National report — Numbers don't lie, and those tied to the use of Restylane (Q-Med Laboratories) and Botox (Allergan) tell it all: The demand for the filler Restylane jumped 927 percent in 2004, and Botox use has increased 280 percent since 2000, according to figures released recently by the American Society for Aesthetic Plastic Surgery. These figures may seem incredible, yet it's certain they will continue to grow with the advent of "loyalty reward" programs targeting the frequent-filler patient.
As if following a marketing trend once popular mainly with airlines, hotels and credit card companies, Medicis Pharmaceuticals Corp. launched Restylane Rewards in February to offer advantages to loyal Restylane consumers who stay with their semi-annual treatment schedules. The program is designed to encourage injections every six months by offering cash "gifts" that increase in value with each subsequent appointment.
"This program is valuable not only because the patient receives rewards ranging from $25 select retailer gift cards to $100 spa gift certificates, but it is also beneficial because reminder cards are included to set up their next appointment," Medicis product manager Michelle Hoover tells Cosmetic Surgery Times.
Bringing back patients is key to a drug's success, especially when each injection of Restylane typically costs $500 to $750. Lifestyle drugs and medical treatments may be increasing in popularity, but reward programs such as the one offered by Medicis are attempting to reduce the expense of the multiple injections required to maintain a corrected look.
Botox maker Allergan has also been trying to entice the repeat customer. Less than a year ago, Allergan began giving dermatologists "VIP cards" to offer discounts on follow-up visits. Of the 14,000 physicians nationwide who administer cosmetic Botox, 14 percent are receiving VIP cards to distribute to their patients.
Medicis has introduced a customer loyalty program that provides patient rewards for Restylane use. The program has raised ethical questions among some practitioners. (Graphics: Medicis)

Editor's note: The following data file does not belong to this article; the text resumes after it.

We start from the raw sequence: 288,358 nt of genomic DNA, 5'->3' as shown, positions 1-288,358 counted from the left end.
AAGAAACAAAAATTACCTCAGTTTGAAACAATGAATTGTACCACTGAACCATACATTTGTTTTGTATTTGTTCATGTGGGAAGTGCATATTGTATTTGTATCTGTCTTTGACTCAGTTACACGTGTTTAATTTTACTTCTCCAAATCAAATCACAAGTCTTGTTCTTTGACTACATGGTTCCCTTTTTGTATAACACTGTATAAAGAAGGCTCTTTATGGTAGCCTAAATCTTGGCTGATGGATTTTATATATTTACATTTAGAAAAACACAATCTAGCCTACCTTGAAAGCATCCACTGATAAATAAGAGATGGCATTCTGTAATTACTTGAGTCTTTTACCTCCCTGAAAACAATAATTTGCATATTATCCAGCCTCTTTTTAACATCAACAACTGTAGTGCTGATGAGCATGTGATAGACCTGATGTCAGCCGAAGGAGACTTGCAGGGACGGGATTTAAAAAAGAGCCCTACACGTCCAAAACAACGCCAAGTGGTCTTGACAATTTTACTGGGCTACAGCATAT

"The difference between our service is that the discounts are determined by the physician," says Caroline Van Hove, senior manager for Allergan's corporate communications. "You really can't compare our program to that being marketed by Medicis. Ours is truly a tool for physicians to use at their discretion for their patients."
Where the Allergan VIP cards are managed by physicians, Medicis completely controls and handles their rewards program, according to Ms. Hoover. The tent cards are placed in the dermatologists' offices to offer patients information on how to enroll. Once enrolled, they then submit a copy of their physician's dated invoice for a Restylane treatment, along with the end flap from the Restylane box used for their treatment. Consumers will receive an initial reward with proof of their first visit, and subsequent rewards for treatments at six-month intervals.
Questions and criticism
While Medicis maintains that the response from both dermatologists and their patients for the reward program is positive, some questions and concerns are emerging from within the industry.
"Physicians as a whole do not like the intrusions by companies that may persuade a patient's medical decision," says Ronald Iverson, M.D., past president of the American Society of Plastic Surgeons. "It's still the obligation of the physician to inform patients about the fillers and the risks associated with them. These reward programs do not change this."